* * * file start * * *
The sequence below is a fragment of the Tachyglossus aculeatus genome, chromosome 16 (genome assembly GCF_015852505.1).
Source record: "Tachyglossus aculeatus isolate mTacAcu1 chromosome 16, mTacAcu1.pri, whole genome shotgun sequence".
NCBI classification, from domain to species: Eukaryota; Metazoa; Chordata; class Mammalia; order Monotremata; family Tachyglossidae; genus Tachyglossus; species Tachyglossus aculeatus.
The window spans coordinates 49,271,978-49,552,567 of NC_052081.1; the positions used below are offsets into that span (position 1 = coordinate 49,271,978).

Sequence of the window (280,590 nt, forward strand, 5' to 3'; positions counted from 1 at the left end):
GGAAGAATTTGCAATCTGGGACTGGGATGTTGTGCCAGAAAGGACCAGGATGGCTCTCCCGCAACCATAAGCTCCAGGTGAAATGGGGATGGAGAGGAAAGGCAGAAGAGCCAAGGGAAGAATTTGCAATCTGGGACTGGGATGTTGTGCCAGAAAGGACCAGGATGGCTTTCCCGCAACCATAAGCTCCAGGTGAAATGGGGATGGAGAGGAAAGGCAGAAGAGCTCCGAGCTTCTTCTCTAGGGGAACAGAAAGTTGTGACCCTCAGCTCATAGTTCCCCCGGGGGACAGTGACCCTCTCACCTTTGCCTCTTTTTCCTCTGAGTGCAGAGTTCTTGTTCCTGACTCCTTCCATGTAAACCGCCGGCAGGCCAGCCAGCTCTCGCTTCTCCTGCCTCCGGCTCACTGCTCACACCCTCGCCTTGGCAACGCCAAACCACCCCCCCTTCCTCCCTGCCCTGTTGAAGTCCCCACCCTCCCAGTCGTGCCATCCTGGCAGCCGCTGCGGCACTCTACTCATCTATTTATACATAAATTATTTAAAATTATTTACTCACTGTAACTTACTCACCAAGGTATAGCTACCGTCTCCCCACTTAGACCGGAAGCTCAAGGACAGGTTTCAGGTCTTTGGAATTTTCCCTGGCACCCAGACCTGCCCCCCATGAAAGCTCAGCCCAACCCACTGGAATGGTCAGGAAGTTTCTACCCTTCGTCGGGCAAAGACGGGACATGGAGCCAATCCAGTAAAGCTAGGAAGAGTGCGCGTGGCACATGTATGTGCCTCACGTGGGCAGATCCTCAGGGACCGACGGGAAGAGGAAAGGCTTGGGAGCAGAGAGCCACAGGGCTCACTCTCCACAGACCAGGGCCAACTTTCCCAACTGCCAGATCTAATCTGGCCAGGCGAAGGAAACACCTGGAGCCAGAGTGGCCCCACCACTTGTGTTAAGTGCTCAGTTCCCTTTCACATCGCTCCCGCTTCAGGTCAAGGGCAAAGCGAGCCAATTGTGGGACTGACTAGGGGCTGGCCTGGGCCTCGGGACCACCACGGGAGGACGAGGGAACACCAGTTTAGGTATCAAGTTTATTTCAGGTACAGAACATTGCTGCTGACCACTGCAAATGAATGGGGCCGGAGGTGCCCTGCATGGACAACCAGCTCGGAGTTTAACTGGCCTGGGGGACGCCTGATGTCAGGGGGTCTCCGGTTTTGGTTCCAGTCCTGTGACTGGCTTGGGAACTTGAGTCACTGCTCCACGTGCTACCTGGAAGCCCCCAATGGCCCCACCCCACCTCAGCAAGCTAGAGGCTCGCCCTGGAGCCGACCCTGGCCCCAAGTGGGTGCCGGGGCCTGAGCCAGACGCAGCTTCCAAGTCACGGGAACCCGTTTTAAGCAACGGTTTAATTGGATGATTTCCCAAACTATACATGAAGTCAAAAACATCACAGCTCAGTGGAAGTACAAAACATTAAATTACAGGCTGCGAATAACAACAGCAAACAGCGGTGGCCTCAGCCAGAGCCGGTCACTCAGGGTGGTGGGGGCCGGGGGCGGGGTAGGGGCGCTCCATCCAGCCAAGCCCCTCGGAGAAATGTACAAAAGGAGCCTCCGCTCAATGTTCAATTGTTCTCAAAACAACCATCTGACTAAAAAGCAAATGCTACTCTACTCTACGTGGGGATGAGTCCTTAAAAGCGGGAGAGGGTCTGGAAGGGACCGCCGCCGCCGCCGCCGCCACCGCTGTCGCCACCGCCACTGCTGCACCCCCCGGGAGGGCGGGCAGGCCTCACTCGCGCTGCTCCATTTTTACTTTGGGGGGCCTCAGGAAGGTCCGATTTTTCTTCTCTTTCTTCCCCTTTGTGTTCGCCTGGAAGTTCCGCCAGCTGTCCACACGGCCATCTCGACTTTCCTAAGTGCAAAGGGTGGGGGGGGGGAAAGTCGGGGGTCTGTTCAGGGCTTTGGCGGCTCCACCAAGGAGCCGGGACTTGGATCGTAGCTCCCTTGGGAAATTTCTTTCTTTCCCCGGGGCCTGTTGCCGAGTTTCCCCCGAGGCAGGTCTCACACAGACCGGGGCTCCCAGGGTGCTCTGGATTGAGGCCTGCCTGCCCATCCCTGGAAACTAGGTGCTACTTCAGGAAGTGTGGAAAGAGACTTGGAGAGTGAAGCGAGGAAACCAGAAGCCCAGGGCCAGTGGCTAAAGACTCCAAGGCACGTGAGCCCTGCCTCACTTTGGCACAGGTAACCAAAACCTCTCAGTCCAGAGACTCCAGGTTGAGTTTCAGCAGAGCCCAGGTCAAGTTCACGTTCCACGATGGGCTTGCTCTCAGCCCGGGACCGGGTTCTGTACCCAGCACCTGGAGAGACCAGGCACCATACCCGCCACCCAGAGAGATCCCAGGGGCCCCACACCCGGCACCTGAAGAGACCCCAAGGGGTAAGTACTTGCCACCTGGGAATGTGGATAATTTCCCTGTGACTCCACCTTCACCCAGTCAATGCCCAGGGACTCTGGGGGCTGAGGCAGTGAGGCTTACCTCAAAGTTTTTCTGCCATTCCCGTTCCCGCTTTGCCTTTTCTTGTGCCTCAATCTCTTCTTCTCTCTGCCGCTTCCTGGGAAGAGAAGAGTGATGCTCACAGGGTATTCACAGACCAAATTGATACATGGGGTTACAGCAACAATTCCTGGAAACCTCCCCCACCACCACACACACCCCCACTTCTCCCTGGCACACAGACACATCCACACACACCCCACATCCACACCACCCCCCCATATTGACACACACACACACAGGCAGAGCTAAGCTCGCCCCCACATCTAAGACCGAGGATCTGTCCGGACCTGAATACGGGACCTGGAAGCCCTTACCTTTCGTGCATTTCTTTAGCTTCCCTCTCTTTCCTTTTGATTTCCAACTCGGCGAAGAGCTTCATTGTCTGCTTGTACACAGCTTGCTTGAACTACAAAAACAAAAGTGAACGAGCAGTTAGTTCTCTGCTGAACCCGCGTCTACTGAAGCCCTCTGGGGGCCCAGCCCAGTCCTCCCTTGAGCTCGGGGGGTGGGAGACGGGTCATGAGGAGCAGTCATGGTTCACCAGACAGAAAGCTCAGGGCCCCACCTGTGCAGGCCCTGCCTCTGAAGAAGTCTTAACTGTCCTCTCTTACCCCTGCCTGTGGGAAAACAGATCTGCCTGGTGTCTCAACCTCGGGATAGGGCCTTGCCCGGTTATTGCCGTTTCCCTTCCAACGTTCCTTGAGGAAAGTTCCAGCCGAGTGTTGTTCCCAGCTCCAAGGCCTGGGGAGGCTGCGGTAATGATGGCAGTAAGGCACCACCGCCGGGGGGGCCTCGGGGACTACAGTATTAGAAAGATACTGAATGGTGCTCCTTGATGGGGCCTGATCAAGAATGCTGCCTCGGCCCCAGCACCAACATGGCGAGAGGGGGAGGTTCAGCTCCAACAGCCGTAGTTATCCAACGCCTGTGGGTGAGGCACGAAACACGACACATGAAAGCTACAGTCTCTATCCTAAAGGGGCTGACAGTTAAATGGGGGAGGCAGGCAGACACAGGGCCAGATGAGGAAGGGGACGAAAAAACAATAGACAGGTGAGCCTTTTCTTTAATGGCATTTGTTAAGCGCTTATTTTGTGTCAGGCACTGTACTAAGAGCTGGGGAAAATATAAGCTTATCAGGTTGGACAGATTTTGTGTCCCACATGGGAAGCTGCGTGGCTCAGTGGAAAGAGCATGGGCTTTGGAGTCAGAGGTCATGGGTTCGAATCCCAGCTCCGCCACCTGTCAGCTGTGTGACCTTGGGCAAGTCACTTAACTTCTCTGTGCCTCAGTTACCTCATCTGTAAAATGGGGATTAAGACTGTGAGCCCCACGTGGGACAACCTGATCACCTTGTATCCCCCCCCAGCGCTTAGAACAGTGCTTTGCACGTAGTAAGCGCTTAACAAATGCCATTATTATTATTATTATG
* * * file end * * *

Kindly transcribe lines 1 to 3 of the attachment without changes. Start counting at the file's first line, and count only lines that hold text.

The sequence below is a fragment of the Tachyglossus aculeatus genome, chromosome 16 (genome assembly GCF_015852505.1).
Source record: "Tachyglossus aculeatus isolate mTacAcu1 chromosome 16, mTacAcu1.pri, whole genome shotgun sequence".
NCBI classification, from domain to species: Eukaryota; Metazoa; Chordata; class Mammalia; order Monotremata; family Tachyglossidae; genus Tachyglossus; species Tachyglossus aculeatus.